If This Is Not The Case 1

If This Is Not The Case

Men, cooperating under the functional system of the division of labor, have cre­ated all the wealth which the daydreamers consider as a free of charge gift of character. With regard to the “distribution” of the wealth, it is non­sensical to refer to an allegedly divine or natural basic principle of justice. What counts is not the allocation of portions out of a fund presented to man by nature. The problem is quite to fur­ther those cultural institutions which allow people to continue and to enlarge the production of all those activities that they need.

This is practical only when one implies that the Lord presented mankind with a def­inite level of machines and expected that these contrivances will be distributed similarly among the various nations. Yet the capitalistic countries were bad enough to consider possession of much more of this stock than “justice” could have assigned to them and therefore to deprive the inhabitants of Asia and Africa of their fair portion. The only way to obtain the generation of additional capital goods is saving. If all the products produced are consumed, no new capi­tal comes into being.

But if usage lags be­hind produc­tion and the surplus of goods newly produced over goods con­sumed is employed in further production proc­esses, these pro­cesses are completed by aid from more capital goods henceforth. All of the capital goods are intermediary goods, stages on the road that leads from the first employ­ment of the initial factors of production, i.e., natural re­sources and human labor, to the ultimate turning out of goods ready for intake. All are perishable.

They are, eventually, worn in the pro­cesses of production away. If all the products are consumed without replacement of the capital goods which were consumed in their production, capital is consumed. Should this happen, further creation will be aided only by a reduced amount of capital goods and will therefore render a smaller result per unit of the natural re­sources and labor employed.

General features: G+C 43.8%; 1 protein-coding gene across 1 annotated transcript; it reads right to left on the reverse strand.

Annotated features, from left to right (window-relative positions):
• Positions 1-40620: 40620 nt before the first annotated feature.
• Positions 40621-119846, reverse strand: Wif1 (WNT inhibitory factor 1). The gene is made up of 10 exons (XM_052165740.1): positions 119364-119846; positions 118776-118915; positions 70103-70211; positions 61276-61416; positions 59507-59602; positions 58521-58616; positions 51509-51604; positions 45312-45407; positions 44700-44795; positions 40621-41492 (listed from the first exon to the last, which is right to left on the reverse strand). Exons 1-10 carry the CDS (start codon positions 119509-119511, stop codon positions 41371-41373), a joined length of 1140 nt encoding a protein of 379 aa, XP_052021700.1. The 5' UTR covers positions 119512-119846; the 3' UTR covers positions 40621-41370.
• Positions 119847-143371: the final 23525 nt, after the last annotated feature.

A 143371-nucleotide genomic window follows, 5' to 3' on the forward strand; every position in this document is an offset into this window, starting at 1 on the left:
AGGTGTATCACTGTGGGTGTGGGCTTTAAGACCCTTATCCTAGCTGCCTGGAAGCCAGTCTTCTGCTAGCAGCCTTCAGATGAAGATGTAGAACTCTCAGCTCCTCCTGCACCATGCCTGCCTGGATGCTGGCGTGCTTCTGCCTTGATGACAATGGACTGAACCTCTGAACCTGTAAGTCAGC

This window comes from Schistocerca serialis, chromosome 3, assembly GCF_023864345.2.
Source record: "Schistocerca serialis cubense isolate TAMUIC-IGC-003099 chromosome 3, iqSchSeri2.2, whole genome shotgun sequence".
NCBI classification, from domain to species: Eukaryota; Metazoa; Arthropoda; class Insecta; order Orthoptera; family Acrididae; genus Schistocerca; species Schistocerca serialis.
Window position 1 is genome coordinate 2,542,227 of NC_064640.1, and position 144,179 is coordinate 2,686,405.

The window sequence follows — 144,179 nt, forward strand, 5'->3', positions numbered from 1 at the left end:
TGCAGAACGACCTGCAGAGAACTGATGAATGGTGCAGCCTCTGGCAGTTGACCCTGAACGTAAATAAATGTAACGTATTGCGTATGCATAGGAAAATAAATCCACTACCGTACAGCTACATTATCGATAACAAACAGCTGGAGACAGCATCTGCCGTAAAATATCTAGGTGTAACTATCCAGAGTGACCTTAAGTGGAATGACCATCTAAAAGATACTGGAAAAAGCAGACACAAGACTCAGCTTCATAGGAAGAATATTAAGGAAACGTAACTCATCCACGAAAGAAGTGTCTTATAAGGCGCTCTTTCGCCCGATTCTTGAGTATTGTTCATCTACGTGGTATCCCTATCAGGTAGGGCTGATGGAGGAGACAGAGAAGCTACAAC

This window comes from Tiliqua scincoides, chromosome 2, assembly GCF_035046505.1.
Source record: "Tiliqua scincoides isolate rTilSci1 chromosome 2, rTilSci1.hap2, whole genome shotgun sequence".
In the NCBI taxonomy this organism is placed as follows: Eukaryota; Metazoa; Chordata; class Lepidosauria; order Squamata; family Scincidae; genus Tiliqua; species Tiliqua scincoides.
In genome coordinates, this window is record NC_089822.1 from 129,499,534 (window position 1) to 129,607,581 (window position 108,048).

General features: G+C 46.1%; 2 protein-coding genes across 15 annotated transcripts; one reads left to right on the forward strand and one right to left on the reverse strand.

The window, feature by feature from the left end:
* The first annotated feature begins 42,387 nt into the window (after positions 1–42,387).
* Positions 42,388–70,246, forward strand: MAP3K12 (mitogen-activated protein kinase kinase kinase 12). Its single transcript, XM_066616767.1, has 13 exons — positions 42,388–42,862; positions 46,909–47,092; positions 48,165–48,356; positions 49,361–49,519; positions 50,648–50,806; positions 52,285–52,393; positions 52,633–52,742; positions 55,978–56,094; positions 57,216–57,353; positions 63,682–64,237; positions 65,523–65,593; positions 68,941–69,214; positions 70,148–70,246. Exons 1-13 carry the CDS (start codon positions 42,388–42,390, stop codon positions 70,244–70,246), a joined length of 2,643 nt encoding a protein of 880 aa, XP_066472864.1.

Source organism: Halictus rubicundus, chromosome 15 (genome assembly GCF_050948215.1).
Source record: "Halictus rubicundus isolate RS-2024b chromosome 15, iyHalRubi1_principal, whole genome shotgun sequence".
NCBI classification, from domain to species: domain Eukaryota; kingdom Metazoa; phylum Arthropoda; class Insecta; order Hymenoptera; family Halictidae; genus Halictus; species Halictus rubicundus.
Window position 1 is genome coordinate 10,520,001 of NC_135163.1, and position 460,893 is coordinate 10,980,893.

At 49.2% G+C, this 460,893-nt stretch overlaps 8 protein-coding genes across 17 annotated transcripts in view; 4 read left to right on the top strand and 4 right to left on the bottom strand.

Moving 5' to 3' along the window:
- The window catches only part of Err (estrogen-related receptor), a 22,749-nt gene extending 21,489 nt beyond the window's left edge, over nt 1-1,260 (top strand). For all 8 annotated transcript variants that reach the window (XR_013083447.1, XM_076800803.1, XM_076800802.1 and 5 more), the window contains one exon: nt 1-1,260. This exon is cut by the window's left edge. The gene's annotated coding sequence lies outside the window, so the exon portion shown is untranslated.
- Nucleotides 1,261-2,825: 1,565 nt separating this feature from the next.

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To prevent this type of dissaving and disinvestment, one must devote a part of the pro­duc­tive work to capital maintenance, to the replacing of the capital goods soaked up in the production of useful goods. Capital is not just a free gift of God or of nature. It is the out­come of a provident restriction of consumption on the right part of man. It really is created and increased by saving and maintained by the abstention from dissaving.

Neither have capital or capital goods in themselves the power to improve the efficiency of natural resources and of human labor. Only when the fruits of saving are em­ployed or in­vested sensibly, do they increase the output per unit of the input of natural resources and of labor. If this isn’t the case, they may be dissipated or wasted. The accumulation of new capital, the maintenance of pre­vi­ously accumulated capital and the use of capital for rais­ing the productivity of human effort are the fruits of purposive human action.

To speak of the productivity of labor is practical only if one identifies the marginal productivity of labor, i.e., to the deduction in online result to be caused by the elimination of one worker. It refers to a definite economic quantity Then, to a determinate amount of goods or its equal in money. The concept of a general efficiency of labor as resorted to in popular discuss an allegedly natural right of the work­ers to claim the total in­crease in efficiency is bare and indefinable.

It is dependant on the illusion that it is possible to determine the shares that all of the many complementary factors of production has physically added to the turning out of the product. If one cuts a sheet of paper with scissors, it is impossible to see quotas of the results to the scissors (or to each of the two blades) and also to the person who taken care of them. To manufacture an automobile you need various machines and tools, various raw materials, the labor of vari­ous manual employees and, first of all, the plan of a designer.

But no­body can determine what quota of the completed car is to be physically ascribed to each one of the various factors the co­procedure of which was necessary for the production of the car. But if we place the question in this manner specifically, the answer must be: capital. All pseudoeconomic doctrines which depreciate the role of saving and capital deposition are absurd. What con­stitutes the higher wealth of the capitalistic culture as against small wealth of a noncapitalistic culture is the actual fact that the available supply of capital goods is higher in the former than in the second option.